Humanist wedding: Lewis and Imanina’s outdoor elopement in the Peak District

Humanist wedding: Lewis and Imanina’s outdoor elopement in the Peak District

By the time Lewis and Imanina – who first met at school – decided to get married, they had been together for over ten years. Their shared love of nature meant that a simple, outdoor wedding was always going to be their first choice. But, when the stress of organising the ceremony threatened to overshadow the joy of the celebration, they made a radical decision.

A bride and groom kiss, standing on an outcrop high above a green landscape with their dog

‘We were quite young when we got together, 14 or 15,’ says Imanina, looking back. ‘Lewis proposed on our 10th anniversary, but we were in no real rush to get married. We were happy as we were.’

‘I always imagined being married to Imanina, but it’s the relationship that’s most important, not whether or not we were officially married,’ agrees Lewis.

‘We moved around a lot for university and work, but eventually things started to get more stable. We had a dog Tiffin, a German Shepherd we’d been living together for a couple of years, and getting married just felt like the right next step. We just went with the flow. That’s what we tend to do.’

The bride and groom stand together, eyes closed he kisses her hair. Her head is turned towards him with a look of love on her face.

‘Why don’t we just elope?’

‘We got engaged on Mam Tor in Derbyshire. When we first started planning the wedding, we imagined it would be a small outdoor ceremony with our families.’ says Imanina.

‘But the planning got so stressful. We started to wonder why we were doing it,’ continues Lewis. ‘Imanina joked to me, “why don’t we just elope?” As soon as she said it, it felt right. The idea became a plan, then everything happened so quickly. From the start of planning to our wedding day was just three months.’

The only guests they wanted were their two best friends and, of course, their dog Tiffin. But, even for such a small group, they still needed to find someone to conduct the ceremony.

That’s when they started looking for a humanist celebrant for their elopement.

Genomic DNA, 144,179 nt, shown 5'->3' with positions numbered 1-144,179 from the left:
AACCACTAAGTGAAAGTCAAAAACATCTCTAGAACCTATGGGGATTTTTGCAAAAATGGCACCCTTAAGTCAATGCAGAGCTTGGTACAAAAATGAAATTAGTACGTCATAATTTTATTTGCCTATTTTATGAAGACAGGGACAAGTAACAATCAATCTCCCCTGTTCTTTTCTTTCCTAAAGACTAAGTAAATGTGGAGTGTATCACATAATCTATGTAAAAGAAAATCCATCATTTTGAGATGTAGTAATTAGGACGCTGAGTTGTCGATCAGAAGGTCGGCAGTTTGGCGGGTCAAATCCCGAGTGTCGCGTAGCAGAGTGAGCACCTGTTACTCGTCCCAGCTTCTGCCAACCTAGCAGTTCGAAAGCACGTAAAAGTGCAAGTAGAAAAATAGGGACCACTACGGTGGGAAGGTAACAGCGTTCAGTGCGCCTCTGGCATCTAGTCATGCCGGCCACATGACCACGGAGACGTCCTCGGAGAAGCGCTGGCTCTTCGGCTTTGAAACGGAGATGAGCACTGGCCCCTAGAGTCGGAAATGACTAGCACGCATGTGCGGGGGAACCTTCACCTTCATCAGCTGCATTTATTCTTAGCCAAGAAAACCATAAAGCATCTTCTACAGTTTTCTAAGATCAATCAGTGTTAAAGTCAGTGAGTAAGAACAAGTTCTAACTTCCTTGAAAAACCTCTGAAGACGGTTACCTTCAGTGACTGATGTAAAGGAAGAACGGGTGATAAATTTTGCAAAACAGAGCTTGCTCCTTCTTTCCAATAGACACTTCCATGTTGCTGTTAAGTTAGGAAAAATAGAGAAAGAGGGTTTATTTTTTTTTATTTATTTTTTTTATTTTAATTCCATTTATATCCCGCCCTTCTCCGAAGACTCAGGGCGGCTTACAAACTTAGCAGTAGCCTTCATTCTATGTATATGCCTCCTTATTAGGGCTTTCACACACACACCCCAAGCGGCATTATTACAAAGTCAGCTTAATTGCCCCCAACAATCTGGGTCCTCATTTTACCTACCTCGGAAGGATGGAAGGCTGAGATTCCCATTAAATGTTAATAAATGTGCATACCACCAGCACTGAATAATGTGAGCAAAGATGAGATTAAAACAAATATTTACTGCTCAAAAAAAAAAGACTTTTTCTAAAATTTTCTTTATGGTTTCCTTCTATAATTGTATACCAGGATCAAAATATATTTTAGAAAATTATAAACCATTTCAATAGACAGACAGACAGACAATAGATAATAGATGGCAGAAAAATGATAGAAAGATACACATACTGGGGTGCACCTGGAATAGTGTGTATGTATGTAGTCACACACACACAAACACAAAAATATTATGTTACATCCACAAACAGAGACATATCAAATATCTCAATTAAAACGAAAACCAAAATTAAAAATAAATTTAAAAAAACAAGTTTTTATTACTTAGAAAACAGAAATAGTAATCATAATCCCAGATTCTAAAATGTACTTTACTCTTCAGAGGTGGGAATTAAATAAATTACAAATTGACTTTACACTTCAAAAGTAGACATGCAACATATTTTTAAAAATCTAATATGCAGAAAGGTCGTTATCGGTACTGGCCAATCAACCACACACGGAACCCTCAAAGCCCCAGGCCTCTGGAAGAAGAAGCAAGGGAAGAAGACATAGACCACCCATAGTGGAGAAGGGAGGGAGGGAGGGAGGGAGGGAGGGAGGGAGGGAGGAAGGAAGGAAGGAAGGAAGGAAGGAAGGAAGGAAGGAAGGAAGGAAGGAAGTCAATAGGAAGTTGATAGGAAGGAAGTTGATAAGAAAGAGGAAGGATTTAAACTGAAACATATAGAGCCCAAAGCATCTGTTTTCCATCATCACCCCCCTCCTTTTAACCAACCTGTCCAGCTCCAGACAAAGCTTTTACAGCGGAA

Bride and groom make their way through bracken and ferns

We found a humanist celebrant – and everything felt right

‘As soon as we spoke to Meg, we realised she was right for us,’ continues Lewis. ‘It was her energy. She’s relentlessly positive –  she just loves love. Once we had found her for our elopement, everything felt right.

‘Her ideas were fantastic, but we always had the final say. We didn’t have to stick to a certain format. It was amazing, so right for us.  A humanist ceremony offered us so much flexibility.

‘What really stood out for me was the time our celebrant spent getting to know us and we spent getting to know her. It was ace, the way she asked the same questions separately to each of us. She understood us as a couple and as individuals.

The tiny wedding party walk to the elopement location, five people in total

‘She first met us, and Tiffin, at the place – Curbar Edge in the Peak District – where we wanted to have the ceremony. We would have been happy for a two hour hike before the ceremony, but we had to think about our two best friends, who don’t share our love of the outdoors. We didn’t want it to be a bad day for them! It needed to be somewhere quiet, easy to get to, with some options if it rained. But it didn’t rain, it stayed fine for us!

‘It was a really relaxed day, no stress,’ says Imanina. ‘We had a few ideas for the exact spot  depending on the weather and how busy it was. On the day before we settled on the area we wanted, off the path and sheltered from view.’

The elopement ceremony, conducted on the wild landscape of the peace district, just the celebrant, bride and groom, two best friends and a dog.

A wedding ceremony in the Peak District with their dog

While the couple set the tone and chose the spot, their celebrant’s creativity helped make the ceremony personal and special.

‘On the walk, she asked us all to collect sticks and stones. Tiffin picked up a stick and brought that. We used them to make a circle on the ground which we stood inside when we said our vows,’ says Lewis.

‘Tiffin sat and watched,’ adds Imanina. ‘During the vows, Meg included a point for Tiffin to give a paw in approval. She did it straight away.’

The wedding party smile together, their hair blown by the wind. Tiffin the dog is with them, a big German Shepherd.

Lewis continues: ‘The time capsule was Meg’s idea too. We included photos from the day, twigs and stones from the circle, and a copy of the vows. Initially, we thought we’d open it after ten years, but perhaps we should open it every year and add to it on each anniversary.’

There were so many significant moments in the day but, for both Lewis and Imanina, one stands out:

‘It was before the ceremony officially finished.  Meg asked us to step forward to the edge, and remember the view, and she stepped back herself. It was just the two of us. It all went quiet.

‘It was the first thing we did together as a married couple, standing together, enjoying the beautiful view we had chosen.’

The bride and groom kiss, high up on a rocky outcrop, the dramatic landscape behind them

Our thanks to Lewis and Imanina for sharing their story, to Meg their celebrant and to photographer Becky Payne for sharing these wonderful images.

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If you’ve been inspired by Lewis and Imanina’s story, then head over to our map to find a celebrant for your elopement!

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'My humanist ceremony was the most special day of my life. All my family were blown away. Both my parents said that they'd never been to a wedding that was more personal or heartfelt.'
Madeleine, 34

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